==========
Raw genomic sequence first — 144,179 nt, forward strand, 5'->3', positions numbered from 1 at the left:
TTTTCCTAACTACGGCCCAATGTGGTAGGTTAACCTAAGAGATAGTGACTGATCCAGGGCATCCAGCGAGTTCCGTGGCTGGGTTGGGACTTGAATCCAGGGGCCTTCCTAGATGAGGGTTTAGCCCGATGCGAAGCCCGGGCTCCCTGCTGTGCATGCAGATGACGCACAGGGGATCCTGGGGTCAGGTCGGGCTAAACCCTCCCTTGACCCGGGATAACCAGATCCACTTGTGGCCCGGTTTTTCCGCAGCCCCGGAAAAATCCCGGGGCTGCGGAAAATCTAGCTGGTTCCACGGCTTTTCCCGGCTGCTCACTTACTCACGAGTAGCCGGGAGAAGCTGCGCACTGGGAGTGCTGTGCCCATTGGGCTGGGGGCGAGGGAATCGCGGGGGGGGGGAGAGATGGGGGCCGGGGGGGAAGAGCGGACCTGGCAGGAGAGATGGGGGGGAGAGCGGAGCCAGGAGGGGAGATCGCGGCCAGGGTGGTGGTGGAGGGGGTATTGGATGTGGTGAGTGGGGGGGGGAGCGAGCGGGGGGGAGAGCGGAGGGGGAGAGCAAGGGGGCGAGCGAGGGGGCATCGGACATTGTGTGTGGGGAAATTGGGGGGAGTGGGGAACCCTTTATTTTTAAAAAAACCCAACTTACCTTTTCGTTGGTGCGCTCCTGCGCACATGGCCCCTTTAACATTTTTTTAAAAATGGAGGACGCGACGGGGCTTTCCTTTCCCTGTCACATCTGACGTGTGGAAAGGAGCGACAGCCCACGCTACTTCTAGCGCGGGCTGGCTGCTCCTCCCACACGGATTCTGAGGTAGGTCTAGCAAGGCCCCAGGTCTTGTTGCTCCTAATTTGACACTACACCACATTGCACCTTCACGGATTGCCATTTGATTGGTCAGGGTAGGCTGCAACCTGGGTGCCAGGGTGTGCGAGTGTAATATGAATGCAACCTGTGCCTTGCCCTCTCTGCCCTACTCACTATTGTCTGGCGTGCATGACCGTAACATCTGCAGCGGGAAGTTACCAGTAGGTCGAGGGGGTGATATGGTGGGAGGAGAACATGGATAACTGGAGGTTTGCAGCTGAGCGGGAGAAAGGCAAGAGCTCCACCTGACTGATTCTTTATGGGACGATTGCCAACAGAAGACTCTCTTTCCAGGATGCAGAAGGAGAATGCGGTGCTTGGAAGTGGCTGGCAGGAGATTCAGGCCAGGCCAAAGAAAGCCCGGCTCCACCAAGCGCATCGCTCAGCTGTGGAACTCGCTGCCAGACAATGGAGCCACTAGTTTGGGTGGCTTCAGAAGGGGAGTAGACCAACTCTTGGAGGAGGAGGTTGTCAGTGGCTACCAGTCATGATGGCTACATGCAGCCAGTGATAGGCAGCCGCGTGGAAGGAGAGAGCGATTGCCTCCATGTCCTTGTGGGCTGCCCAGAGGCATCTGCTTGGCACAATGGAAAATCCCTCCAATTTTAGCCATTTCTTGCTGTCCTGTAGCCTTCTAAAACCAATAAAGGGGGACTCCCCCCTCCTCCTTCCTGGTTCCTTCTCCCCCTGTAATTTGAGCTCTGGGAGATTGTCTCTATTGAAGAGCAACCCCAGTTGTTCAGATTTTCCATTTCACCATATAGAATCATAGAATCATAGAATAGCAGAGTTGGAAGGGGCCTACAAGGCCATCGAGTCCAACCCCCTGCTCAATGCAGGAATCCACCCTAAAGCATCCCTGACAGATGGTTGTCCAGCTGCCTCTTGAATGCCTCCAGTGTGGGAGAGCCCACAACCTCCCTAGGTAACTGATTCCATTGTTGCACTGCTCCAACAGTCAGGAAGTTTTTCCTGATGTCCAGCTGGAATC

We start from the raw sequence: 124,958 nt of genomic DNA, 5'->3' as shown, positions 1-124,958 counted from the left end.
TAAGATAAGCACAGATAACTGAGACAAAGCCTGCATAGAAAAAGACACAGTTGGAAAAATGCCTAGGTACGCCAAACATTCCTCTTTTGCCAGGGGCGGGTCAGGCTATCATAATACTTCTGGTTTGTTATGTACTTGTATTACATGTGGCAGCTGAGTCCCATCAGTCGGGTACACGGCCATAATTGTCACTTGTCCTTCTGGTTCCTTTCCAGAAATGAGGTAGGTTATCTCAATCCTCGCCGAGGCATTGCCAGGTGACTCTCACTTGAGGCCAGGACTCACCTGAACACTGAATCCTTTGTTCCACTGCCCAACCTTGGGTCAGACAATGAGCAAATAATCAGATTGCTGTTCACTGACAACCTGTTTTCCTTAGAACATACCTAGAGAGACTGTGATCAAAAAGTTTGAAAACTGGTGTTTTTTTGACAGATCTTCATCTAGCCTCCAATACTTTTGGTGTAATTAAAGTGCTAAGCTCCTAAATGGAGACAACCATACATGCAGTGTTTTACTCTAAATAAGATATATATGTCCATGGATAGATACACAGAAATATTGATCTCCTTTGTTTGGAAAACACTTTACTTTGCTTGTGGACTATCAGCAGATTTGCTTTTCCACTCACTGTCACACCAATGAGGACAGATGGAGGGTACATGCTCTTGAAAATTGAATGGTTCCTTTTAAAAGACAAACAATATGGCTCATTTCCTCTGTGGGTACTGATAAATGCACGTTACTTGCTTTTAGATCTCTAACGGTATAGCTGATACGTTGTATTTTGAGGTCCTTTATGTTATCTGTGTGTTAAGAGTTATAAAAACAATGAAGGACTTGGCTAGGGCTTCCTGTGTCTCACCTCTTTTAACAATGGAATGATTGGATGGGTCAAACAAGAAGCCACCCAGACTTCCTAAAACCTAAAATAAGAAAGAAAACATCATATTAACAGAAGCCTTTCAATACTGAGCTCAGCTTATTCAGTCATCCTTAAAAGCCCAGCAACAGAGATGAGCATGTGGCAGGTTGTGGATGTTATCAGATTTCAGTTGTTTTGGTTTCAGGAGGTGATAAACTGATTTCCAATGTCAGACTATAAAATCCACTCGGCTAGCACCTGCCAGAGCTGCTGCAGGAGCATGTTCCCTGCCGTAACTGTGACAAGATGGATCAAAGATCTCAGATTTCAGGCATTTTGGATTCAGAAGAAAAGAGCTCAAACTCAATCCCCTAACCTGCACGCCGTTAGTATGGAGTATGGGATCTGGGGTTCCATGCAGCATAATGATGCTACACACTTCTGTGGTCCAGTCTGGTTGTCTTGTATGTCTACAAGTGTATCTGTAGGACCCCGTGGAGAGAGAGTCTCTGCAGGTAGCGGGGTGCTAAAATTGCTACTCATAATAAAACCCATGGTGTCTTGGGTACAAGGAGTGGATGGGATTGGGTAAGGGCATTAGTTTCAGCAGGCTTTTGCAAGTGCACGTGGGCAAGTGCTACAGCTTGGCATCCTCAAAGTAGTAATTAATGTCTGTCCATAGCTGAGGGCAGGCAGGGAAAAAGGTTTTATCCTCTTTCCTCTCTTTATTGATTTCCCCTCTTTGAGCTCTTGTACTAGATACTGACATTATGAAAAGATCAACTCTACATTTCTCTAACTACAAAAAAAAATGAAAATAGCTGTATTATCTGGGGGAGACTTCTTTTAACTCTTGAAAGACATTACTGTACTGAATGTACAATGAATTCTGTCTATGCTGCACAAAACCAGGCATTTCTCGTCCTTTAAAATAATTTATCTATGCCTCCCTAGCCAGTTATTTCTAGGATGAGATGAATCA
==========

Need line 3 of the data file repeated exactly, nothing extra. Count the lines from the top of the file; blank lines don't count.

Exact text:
We start from the raw sequence: 124,958 nt of genomic DNA, 5'->3' as shown, positions 1-124,958 counted from the left end.